Timber Window Repairs

By Andy the stuff doer

FULL STEP BY STEP window repair methods here

Timber windows can easily last more than a human life time. As long as the details are right and they are well maintained they should be any real bother at all.  Unfortunately the maintenance bit is often neglected or done with unsympathetic materials.  So we often come across serviceable windows that  are suffering from bits of rot.

This doesn’t always mean the window has reached the end of it’s life this series of articles explains how even extreme repairs are possible to keep the window going for many years to come.

Click through for full series of articles, and please leave any questions or comments below.

START HERE to read the FULL STEP BY STEP window repair methods

Covering:

  • Full investigation to see exactly what a repair will need
  • Making good the timber frame or sash
  • Curing other window problems, double glazing and draught proofing:- replacing parts, fixing loose joints, swollen sticking sashes, fixing hinges
  • Filling and Sanding window repairs
  • Glazing and Putty
  • Priming and painting

rotten window ready for repairspliced in window repairfiller repairputty glazinglinseed oil painted window

15 Responses to “Timber Window Repairs”

  1. Hi I have an 1882. Sash.window and I need to replace the bottom sash glass . It is one piece about 3 feet by 1 1/2 feet wide it has on the inside beading all around and on the outside it has putty to 3 sides the top being a wooden bar as I don’t wish to damage this bar could you tell me the correct procedure for removing the glass regards Gary

  2. Hi Gary, Apologies for the delay in responding my email notifications aren’t coming through. You need to remove the putty on the outside. It is easier to do if it’s warmed up. As you are replacing the glass anyway and it does matter if it gets broken just use a heat gun and an old chisel. Once the three sides are clear working the glass might free it from the groove. If not heat the putty and chip or scrape some out, again heat will help. You could also try it with steam. Hope that helps, if it’s not too late.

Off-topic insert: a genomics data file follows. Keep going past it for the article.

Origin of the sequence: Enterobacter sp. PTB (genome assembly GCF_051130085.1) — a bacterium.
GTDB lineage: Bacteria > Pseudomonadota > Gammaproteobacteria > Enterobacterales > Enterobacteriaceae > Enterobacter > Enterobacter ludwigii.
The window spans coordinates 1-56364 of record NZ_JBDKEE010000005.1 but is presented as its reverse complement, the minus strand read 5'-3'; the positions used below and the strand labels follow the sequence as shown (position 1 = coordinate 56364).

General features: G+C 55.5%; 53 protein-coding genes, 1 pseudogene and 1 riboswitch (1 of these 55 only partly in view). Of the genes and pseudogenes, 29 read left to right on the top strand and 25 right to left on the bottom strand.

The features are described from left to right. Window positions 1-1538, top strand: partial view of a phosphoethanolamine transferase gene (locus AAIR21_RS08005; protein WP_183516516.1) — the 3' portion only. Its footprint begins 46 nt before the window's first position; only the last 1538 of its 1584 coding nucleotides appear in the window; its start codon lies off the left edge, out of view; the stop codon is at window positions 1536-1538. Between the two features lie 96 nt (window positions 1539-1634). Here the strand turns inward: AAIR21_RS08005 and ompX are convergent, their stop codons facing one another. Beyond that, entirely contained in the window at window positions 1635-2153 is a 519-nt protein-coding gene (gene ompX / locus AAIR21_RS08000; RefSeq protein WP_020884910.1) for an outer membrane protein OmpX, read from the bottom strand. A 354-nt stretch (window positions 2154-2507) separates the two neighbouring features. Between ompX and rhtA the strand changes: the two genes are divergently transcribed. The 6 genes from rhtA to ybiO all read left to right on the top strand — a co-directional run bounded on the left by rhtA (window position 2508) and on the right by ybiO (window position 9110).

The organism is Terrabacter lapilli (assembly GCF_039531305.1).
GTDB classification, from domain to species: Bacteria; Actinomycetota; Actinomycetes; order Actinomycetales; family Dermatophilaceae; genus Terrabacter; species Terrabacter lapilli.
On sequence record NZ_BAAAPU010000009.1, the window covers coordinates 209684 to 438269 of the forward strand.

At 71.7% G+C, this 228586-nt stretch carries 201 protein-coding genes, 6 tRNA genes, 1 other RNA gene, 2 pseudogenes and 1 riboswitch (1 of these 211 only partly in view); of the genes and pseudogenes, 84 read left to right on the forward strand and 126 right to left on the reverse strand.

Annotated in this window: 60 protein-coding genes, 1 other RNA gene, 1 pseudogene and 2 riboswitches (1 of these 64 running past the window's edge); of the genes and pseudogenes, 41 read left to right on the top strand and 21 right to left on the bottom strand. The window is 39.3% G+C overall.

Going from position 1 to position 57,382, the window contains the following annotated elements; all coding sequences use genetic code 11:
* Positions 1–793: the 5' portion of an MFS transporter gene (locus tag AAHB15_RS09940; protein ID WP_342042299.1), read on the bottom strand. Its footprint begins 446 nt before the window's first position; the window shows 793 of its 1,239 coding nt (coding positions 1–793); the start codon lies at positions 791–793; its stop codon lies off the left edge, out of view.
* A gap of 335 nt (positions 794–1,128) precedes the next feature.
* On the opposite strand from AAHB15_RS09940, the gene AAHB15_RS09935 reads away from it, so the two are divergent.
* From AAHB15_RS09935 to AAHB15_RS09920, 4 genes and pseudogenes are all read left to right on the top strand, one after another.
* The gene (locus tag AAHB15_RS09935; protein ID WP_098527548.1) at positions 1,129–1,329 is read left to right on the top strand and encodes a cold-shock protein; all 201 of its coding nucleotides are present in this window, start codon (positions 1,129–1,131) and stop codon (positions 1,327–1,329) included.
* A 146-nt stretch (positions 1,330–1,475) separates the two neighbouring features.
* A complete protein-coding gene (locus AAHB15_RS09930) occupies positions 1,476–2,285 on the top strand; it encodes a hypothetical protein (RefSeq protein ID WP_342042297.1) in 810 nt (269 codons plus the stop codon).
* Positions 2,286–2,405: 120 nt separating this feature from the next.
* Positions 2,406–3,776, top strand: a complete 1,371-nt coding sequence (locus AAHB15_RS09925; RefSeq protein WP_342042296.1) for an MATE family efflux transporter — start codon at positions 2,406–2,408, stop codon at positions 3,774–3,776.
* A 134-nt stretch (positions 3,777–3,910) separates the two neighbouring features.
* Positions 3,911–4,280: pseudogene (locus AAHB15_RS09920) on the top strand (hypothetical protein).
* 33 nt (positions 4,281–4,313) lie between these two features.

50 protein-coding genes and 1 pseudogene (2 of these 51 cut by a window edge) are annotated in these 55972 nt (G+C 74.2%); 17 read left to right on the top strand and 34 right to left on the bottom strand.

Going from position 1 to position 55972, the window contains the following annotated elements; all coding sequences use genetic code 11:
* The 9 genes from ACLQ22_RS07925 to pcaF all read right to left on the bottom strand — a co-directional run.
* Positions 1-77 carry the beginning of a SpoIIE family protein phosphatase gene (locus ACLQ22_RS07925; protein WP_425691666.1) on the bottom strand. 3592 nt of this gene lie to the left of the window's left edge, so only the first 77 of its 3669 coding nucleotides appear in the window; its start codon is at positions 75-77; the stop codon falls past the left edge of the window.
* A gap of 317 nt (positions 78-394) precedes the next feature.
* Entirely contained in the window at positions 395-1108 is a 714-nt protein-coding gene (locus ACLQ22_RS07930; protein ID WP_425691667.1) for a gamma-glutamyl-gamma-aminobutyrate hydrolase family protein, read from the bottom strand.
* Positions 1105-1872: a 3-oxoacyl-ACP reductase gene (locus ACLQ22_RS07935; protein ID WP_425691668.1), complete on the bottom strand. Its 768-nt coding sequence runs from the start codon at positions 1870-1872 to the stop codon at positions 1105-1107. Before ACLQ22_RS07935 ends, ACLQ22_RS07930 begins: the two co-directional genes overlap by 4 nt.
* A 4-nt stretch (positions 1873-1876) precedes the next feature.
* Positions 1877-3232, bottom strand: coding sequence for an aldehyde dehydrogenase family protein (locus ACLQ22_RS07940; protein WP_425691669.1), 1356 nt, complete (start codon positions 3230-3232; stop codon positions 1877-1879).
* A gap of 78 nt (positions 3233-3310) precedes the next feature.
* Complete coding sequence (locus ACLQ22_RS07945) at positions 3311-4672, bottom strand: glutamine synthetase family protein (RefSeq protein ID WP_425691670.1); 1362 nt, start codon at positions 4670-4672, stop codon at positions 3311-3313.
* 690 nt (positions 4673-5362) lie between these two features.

3. Hi Andy,i have had two bottom sash windows made to replace existing which is quite rotten at the bottom rail corner joints.Looking at the closing edge at the bottom of the windows i can see where the bottom rail meets with the sill part of the frame is angled probably done for draught reduction and water egress my question is: is this a set angle and any other things to watch out for.thanks Karl

  4. Hi Karl, The angle on the bottom rail should match the angle on the sill (cill). The sill and bottom rail should also have matching steps in them, half way across the bottom rail. The sash should rest on top of the step on the sill, the bottom of the step should have a gap to sash bottom rail. Having a gap on the outer side of window allows water to drain away and allows ventilation of this damp area. If it was tight on sill then water would end up being drawn in and wouldn’t be able to evaporate so the timber will rot, particularly up the end grain of the sash stile. The sill can also suffer under the permanently damp conditions.

    You might also want to consider the internal corner where the outer lining , bottom of pulley rail joins the sill. This is also a moisture trap. I cut the outer lining back at this point to allow water to drain on new windows. On refurbishing old windows this would expose end grain so it better to add a small fillet of filler so water is shed away from the corner.

    Hope this helps

    Andy

  5. Hi Andy, I have sash windows which I am trying to improve. On the inside on the bottom of the glass particularly the sealing on the inside of the glass is loose in parts [and easily pried out. What sealant/filler should I use. Putty? or should I use an Epoxy wood filler? Look forward to your remarks.
    Brian